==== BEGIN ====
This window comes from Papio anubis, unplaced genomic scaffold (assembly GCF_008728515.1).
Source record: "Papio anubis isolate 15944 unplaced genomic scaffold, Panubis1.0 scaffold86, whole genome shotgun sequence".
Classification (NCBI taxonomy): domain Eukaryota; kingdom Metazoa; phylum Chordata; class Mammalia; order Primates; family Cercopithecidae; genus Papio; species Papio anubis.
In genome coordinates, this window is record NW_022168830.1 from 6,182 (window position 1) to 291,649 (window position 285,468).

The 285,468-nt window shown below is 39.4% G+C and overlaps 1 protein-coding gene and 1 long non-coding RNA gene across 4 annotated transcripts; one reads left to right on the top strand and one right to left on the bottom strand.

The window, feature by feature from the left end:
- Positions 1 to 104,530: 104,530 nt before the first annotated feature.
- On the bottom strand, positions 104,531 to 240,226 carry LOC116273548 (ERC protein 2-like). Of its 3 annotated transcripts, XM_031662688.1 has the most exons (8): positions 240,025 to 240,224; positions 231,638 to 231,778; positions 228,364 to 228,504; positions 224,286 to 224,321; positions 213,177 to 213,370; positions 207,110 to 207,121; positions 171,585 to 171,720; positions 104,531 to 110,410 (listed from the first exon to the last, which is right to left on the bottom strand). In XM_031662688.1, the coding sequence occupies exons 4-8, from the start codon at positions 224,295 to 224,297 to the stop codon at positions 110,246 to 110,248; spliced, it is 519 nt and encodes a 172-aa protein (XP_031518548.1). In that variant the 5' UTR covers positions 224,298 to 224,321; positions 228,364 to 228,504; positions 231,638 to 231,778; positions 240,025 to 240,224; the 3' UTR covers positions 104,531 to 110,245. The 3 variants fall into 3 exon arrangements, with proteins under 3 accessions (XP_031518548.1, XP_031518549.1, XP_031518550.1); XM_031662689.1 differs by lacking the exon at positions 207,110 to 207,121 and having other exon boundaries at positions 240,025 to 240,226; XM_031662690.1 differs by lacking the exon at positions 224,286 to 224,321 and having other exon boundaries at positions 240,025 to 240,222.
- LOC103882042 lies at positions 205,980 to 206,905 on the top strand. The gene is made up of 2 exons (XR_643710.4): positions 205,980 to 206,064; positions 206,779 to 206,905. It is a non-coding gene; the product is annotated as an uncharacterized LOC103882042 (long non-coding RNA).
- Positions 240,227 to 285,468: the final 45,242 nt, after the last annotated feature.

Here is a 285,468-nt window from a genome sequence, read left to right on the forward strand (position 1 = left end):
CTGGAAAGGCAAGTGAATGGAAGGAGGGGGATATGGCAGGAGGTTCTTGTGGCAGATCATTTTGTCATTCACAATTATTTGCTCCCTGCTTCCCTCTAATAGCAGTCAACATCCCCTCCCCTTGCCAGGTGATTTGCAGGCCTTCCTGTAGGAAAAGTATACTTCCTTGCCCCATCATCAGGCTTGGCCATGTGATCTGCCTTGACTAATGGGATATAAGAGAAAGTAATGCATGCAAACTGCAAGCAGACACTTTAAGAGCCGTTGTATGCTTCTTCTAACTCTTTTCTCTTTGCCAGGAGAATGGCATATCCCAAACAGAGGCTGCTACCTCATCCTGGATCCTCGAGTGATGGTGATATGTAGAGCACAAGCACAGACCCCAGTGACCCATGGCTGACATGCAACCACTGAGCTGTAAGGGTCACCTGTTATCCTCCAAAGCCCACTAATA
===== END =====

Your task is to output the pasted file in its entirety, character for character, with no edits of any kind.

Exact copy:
This window comes from Papio anubis, unplaced genomic scaffold (assembly GCF_008728515.1).
Source record: "Papio anubis isolate 15944 unplaced genomic scaffold, Panubis1.0 scaffold86, whole genome shotgun sequence".
Classification (NCBI taxonomy): domain Eukaryota; kingdom Metazoa; phylum Chordata; class Mammalia; order Primates; family Cercopithecidae; genus Papio; species Papio anubis.
In genome coordinates, this window is record NW_022168830.1 from 6,182 (window position 1) to 291,649 (window position 285,468).

The 285,468-nt window shown below is 39.4% G+C and overlaps 1 protein-coding gene and 1 long non-coding RNA gene across 4 annotated transcripts; one reads left to right on the top strand and one right to left on the bottom strand.

The window, feature by feature from the left end:
- Positions 1 to 104,530: 104,530 nt before the first annotated feature.
- On the bottom strand, positions 104,531 to 240,226 carry LOC116273548 (ERC protein 2-like). Of its 3 annotated transcripts, XM_031662688.1 has the most exons (8): positions 240,025 to 240,224; positions 231,638 to 231,778; positions 228,364 to 228,504; positions 224,286 to 224,321; positions 213,177 to 213,370; positions 207,110 to 207,121; positions 171,585 to 171,720; positions 104,531 to 110,410 (listed from the first exon to the last, which is right to left on the bottom strand). In XM_031662688.1, the coding sequence occupies exons 4-8, from the start codon at positions 224,295 to 224,297 to the stop codon at positions 110,246 to 110,248; spliced, it is 519 nt and encodes a 172-aa protein (XP_031518548.1). In that variant the 5' UTR covers positions 224,298 to 224,321; positions 228,364 to 228,504; positions 231,638 to 231,778; positions 240,025 to 240,224; the 3' UTR covers positions 104,531 to 110,245. The 3 variants fall into 3 exon arrangements, with proteins under 3 accessions (XP_031518548.1, XP_031518549.1, XP_031518550.1); XM_031662689.1 differs by lacking the exon at positions 207,110 to 207,121 and having other exon boundaries at positions 240,025 to 240,226; XM_031662690.1 differs by lacking the exon at positions 224,286 to 224,321 and having other exon boundaries at positions 240,025 to 240,222.
- LOC103882042 lies at positions 205,980 to 206,905 on the top strand. The gene is made up of 2 exons (XR_643710.4): positions 205,980 to 206,064; positions 206,779 to 206,905. It is a non-coding gene; the product is annotated as an uncharacterized LOC103882042 (long non-coding RNA).
- Positions 240,227 to 285,468: the final 45,242 nt, after the last annotated feature.

Here is a 285,468-nt window from a genome sequence, read left to right on the forward strand (position 1 = left end):
CTGGAAAGGCAAGTGAATGGAAGGAGGGGGATATGGCAGGAGGTTCTTGTGGCAGATCATTTTGTCATTCACAATTATTTGCTCCCTGCTTCCCTCTAATAGCAGTCAACATCCCCTCCCCTTGCCAGGTGATTTGCAGGCCTTCCTGTAGGAAAAGTATACTTCCTTGCCCCATCATCAGGCTTGGCCATGTGATCTGCCTTGACTAATGGGATATAAGAGAAAGTAATGCATGCAAACTGCAAGCAGACACTTTAAGAGCCGTTGTATGCTTCTTCTAACTCTTTTCTCTTTGCCAGGAGAATGGCATATCCCAAACAGAGGCTGCTACCTCATCCTGGATCCTCGAGTGATGGTGATATGTAGAGCACAAGCACAGACCCCAGTGACCCATGGCTGACATGCAACCACTGAGCTGTAAGGGTCACCTGTTATCCTCCAAAGCCCACTAATA